by Rachel Siegel, PJC Executive Director
I must be very clear: racism does not harm white people the same way it harms people of color. People of color die every day from racism. The harm it does to us, white people, is subtler. It corrupts and limits us. It is a poison that, if unchecked, flourishes in us. It is meaningful to understand how racism benefits white people, and it is also meaningful to unpack how it hurts us.
Racism hurts me culturally, emotionally, spiritually, and relationally. It gets in the way of having easy, authentic relationships. It leaves me feeling guilty and full of shame. It ruins me emotionally and fills me with rage and despair.
Because of racism, untold numbers of people might have created beautiful art, made significant scientific discoveries, and so much more had they not been oppressed and struggling for survival. Maybe we would have cured cancer.
In my whiteness, I have left behind community in a manner inverted to the ways that other racial groups have built it. In our ideas of autonomy and pulling oneself up by our bootstraps, we have limited our ability to truly connect.
Whiteness emphasizes the mind over the body. We mostly feel our bodies when we are trying to get better and compete (sports and fitness) or when we are trying to improve ourselves through diet. My eating disorder is related to my whiteness.
In our whiteness, we leave behind ethnicity to varying degrees. We have lost language, ritual, religion, food, and music. We are then set up to fetishize people who eat “ethnic food” and listen to cool music.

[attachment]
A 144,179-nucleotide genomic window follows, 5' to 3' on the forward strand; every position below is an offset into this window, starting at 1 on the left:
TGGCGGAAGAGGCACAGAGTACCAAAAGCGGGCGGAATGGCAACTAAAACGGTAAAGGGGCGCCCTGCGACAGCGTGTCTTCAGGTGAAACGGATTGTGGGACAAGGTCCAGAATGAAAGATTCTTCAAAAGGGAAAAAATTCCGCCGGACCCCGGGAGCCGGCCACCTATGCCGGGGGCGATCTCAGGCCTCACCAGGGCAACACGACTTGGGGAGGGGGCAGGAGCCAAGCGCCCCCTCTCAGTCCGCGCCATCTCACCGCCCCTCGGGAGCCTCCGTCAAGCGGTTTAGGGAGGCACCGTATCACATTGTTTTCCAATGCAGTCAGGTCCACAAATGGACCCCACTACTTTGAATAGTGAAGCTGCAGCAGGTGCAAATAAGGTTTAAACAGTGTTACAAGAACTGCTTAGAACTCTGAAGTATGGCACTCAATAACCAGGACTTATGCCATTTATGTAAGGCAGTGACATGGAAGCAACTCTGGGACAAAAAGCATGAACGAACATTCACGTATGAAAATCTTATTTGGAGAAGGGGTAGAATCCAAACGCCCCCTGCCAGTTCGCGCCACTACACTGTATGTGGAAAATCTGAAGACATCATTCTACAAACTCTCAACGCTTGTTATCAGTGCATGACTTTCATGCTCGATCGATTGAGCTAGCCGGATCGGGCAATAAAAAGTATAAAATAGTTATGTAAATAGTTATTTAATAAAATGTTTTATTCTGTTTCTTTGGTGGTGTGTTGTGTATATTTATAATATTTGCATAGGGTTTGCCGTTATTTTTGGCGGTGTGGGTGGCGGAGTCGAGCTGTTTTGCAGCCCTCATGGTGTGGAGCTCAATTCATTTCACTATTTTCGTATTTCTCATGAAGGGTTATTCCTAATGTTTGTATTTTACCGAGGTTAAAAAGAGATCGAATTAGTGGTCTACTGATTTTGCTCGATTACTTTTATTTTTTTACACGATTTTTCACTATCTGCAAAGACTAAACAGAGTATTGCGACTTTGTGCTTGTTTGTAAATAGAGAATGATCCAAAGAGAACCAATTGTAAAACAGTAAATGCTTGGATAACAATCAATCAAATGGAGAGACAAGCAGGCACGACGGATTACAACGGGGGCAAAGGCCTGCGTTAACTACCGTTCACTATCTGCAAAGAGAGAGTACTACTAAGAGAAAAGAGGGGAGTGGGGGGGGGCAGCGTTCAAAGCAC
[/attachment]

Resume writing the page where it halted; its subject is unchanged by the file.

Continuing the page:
We have internalized false ideas of fear that control our minds when we encounter certain people. We are unable to control the stereotypes that have infiltrated our brains. We are more likely to assume safety with others who may in fact not be safe.
Sexism, classism, and all sorts of other forms of oppression benefit from racism. Any of us white people who live with any oppressed identity group are being harmed by racism in an indirect way. That is to say, classism is upheld and strengthened by racism. Racism, and all oppressions, in the end, benefit one demographic above all else – wealthy, white, straight males, born in the US, and able bodies – and the rest of us suffer as a result. And if you are, like me, a white Ashkenazi Jew, we are at tremendous risk should White Nationalist’s step up their offense. Jews are, after all, seen as the mastermind behind the elimination of the white race – more dangerous, in their minds, than black and brown people.
Whiteness is a social construct that was created to give some people power and to marginalize others. Race only exists in order to uphold racism. But that does not mean “color blindness” is the answer. Until racism is eliminated, we need to hold on to the construct of race.
Almost two years ago, the Racial Justice Advisory Committee of the PJC said that we should help white people see how racism harms them/us. The idea was that this might motivate white people to care more deeply and move away from savior syndrome. To that end, we started hosting a monthly, drop-in discussion group on Toxic Whiteness.
It is healing to have a space specifically designed to share our emotions and experiences of racism so that when we are in multiracial spaces, we do not center our emotions. I hope you’ll join us at a Toxic Whiteness discussion group to talk about these things and more. If you are not near Burlington and would like to have us come facilitate in your area, let us know.